Nothing ground breaking, but it would appear UK banking consumers are starting to feel the pain of increased online banking security trade-offs, due to UK banks trying to save money by cutting previously acceptable losses from online account fraud.
"One person, one bank: three devices
But despite the evidence that new measures are more than just inconvenient, many banks are pressing ahead. Lloyds, Barclays, Cooperative Bank, RBS and Nationwide Building Society all require customers to use a card reader when amendments are made to standing orders, direct debits or when setting up payments.
"This is called two-factor authentication," said independent bank security expert Dave Whitelegg.
How two-factor authentication works
The idea is that no fraudster can access your account, however much they know about your life, your pets and your mother's maiden name, unless they also physically possesses the device. "It's the same theory as for chip and pin," Whitelegg told MSN.
The biggest worry for banks is phishing attacks, by which fraudsters send emails hoping to get customers to log into cloned bank websites and enter their details, which are then captured and used to empty the real accounts.
"Phishing emails are sent out by the million, so even if 0.1% of recipients fall for them, they are a success," Whitelegg said.
Most such phishing attempts are easy to spot, failing to address the customer by name and littered with bad grammar and mis-spelling. But a new generation are more convincing. They may not only have your name, but much more convincing cloned websites.
Mobile banking: a worrying new frontier
The next frontier in banking fraud is coming with smartphones, which are increasingly enabled for transactions, but which experts say add a new vulnerability.
"They have never been targeted before, so they have never matured with fraud in the same way that PCs have," Whitelegg said.
Sending a text to confirm payment changes, which Santander among others allows, will become less secure if the entire transaction was originated from a stolen mobile.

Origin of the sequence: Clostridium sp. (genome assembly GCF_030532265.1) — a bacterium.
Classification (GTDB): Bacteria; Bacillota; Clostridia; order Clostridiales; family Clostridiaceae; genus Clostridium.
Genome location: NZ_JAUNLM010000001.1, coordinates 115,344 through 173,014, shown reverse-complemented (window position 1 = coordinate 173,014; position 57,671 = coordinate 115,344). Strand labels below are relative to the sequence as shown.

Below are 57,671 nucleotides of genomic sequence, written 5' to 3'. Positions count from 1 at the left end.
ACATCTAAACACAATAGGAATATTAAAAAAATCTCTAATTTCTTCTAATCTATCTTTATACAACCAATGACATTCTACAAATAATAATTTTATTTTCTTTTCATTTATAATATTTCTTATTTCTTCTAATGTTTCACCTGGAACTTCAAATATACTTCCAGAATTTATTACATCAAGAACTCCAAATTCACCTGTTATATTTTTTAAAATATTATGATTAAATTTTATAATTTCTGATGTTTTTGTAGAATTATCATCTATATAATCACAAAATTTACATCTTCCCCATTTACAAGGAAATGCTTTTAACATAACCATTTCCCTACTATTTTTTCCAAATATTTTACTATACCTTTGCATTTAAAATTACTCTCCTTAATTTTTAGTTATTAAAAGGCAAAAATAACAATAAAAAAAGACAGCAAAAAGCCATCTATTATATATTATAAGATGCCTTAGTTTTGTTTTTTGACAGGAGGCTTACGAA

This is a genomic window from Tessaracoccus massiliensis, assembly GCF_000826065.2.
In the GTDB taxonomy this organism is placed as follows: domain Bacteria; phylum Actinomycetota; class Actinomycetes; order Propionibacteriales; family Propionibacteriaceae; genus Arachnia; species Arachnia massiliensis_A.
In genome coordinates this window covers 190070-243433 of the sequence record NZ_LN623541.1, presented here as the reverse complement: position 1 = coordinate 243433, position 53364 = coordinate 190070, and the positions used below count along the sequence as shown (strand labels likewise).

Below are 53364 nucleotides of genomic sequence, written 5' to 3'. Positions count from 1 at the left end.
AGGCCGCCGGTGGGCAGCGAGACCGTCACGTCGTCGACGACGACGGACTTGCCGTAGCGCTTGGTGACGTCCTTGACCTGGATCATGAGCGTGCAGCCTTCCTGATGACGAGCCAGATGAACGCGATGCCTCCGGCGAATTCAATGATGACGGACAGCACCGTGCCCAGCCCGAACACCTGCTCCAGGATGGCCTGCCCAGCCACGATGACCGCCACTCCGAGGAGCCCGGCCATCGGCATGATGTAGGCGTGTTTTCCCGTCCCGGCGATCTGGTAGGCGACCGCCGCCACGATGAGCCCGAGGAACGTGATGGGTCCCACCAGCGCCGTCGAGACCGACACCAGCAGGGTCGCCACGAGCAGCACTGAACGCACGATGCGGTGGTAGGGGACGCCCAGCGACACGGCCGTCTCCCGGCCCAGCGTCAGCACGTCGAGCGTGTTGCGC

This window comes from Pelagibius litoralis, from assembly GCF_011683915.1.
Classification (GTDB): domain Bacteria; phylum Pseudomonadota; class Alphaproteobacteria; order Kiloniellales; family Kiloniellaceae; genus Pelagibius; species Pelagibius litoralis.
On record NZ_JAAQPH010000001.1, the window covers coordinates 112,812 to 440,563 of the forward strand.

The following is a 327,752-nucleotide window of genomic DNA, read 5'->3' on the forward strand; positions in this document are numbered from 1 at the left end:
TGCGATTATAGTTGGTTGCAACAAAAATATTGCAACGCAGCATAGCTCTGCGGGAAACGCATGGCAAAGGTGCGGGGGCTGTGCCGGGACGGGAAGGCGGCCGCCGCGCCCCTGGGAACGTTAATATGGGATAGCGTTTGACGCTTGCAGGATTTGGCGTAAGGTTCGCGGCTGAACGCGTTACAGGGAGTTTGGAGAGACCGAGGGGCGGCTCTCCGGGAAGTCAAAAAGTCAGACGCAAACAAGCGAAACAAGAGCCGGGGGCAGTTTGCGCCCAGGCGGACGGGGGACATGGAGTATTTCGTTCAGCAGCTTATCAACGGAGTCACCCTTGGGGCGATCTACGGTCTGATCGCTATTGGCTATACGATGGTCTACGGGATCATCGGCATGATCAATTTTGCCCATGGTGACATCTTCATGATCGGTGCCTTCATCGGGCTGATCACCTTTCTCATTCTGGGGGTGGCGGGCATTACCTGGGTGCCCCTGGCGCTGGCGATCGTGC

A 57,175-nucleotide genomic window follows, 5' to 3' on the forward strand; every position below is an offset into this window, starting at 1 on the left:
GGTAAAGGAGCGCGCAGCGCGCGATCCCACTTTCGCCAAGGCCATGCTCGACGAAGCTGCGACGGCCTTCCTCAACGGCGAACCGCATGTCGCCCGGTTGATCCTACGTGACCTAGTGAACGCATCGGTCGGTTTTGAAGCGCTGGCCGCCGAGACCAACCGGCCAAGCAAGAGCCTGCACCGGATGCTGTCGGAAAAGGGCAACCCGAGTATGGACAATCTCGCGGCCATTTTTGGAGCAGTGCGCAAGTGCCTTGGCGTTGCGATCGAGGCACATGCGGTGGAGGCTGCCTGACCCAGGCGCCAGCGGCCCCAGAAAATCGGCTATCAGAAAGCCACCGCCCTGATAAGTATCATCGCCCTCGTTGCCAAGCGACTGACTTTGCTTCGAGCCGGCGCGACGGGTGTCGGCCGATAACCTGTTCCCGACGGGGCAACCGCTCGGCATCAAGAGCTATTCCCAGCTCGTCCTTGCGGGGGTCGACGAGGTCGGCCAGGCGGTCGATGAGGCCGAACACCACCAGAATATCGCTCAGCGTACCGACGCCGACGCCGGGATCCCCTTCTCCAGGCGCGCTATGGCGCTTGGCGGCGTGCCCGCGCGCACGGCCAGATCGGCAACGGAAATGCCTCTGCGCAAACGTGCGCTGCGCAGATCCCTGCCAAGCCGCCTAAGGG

So who are the people behind online fraud? There is a whole ecosystem out there, with software masterminds writing key logger and phishing programmes and devising convincing copies of bank websites. Then there are communities of hackers and fraudsters who meet online, and buy this software off the shelf, Whitelegg says.
The result is that just a few clever people have seeded a whole crime industry for thousands of criminals who would never have the brains to devise the whole process themselves.
How you can protect yourself
There are no absolutely foolproof ways to avoid data or identity theft but here are a few sensible precautions.
1) Treat your personal data like cash: Don't leave it lying around. Shred unwanted documents, don't disclose financial details or potential answers to security question (eg your mother's maiden name) except on verifiable and encrypted sites.
2) Use reputable anti-virus software and keep it up to date.
3) Never download an attachment from an untrusted source as it may contain viruses.
4) Phishing attempts usually begin with alarming warnings about a breach of your security. Banks never alert their customers this way. Even if you are concerned by an email, either ring your bank, or type in the web address from a bank statement. Never follow a link on the email.
5) Change your email address so it's not identical to your real name as used in any financial accounts, so you can easily spot crude phishing attempts which address you by your email name.
6) If you must write down passwords or security details, disguise them. This is particularly important if they are kept on a computer. Use a long and secure password to 'lock' laptops.
7) When inputting details onto a bank website, don't input them in the same order as the questions appear, and use the mouse rather than tab buttons to move around the screen. This can help foil key loggers and other trojan devices.
8) Go ex-directory: keeping your phone details out of circulation stops most phone-based frauds as well as irritating sales calls.
9) If your bank phones you unexpectedly, protect your interests by asking THEM a security question. Ask what your balance was on the date of your last statement, or a recent transaction that you can check. Banks will not ask for online security codes by phone, so don't give them. If in doubt say you are going to ring them back on the usual customer service number."